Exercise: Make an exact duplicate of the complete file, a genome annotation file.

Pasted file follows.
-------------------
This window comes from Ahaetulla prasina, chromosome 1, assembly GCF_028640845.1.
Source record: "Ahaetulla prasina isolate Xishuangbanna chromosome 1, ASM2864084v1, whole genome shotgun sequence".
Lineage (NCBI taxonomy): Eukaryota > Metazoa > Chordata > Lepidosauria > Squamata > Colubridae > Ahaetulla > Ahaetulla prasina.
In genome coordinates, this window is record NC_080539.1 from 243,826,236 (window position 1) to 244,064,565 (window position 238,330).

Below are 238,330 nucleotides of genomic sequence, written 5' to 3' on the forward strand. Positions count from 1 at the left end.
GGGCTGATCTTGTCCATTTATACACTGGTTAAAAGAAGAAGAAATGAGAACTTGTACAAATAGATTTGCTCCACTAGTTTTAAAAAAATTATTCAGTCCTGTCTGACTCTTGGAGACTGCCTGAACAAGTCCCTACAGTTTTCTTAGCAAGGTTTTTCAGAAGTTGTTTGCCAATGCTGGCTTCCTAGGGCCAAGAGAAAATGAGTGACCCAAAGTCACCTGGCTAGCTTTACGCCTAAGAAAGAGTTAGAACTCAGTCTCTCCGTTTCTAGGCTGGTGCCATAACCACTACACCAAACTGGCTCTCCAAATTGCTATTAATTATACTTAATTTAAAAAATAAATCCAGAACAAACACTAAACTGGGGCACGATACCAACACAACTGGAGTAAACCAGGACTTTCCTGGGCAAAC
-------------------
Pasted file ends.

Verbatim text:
This window comes from Ahaetulla prasina, chromosome 1, assembly GCF_028640845.1.
Source record: "Ahaetulla prasina isolate Xishuangbanna chromosome 1, ASM2864084v1, whole genome shotgun sequence".
Lineage (NCBI taxonomy): Eukaryota > Metazoa > Chordata > Lepidosauria > Squamata > Colubridae > Ahaetulla > Ahaetulla prasina.
In genome coordinates, this window is record NC_080539.1 from 243,826,236 (window position 1) to 244,064,565 (window position 238,330).

Below are 238,330 nucleotides of genomic sequence, written 5' to 3' on the forward strand. Positions count from 1 at the left end.
GGGCTGATCTTGTCCATTTATACACTGGTTAAAAGAAGAAGAAATGAGAACTTGTACAAATAGATTTGCTCCACTAGTTTTAAAAAAATTATTCAGTCCTGTCTGACTCTTGGAGACTGCCTGAACAAGTCCCTACAGTTTTCTTAGCAAGGTTTTTCAGAAGTTGTTTGCCAATGCTGGCTTCCTAGGGCCAAGAGAAAATGAGTGACCCAAAGTCACCTGGCTAGCTTTACGCCTAAGAAAGAGTTAGAACTCAGTCTCTCCGTTTCTAGGCTGGTGCCATAACCACTACACCAAACTGGCTCTCCAAATTGCTATTAATTATACTTAATTTAAAAAATAAATCCAGAACAAACACTAAACTGGGGCACGATACCAACACAACTGGAGTAAACCAGGACTTTCCTGGGCAAAC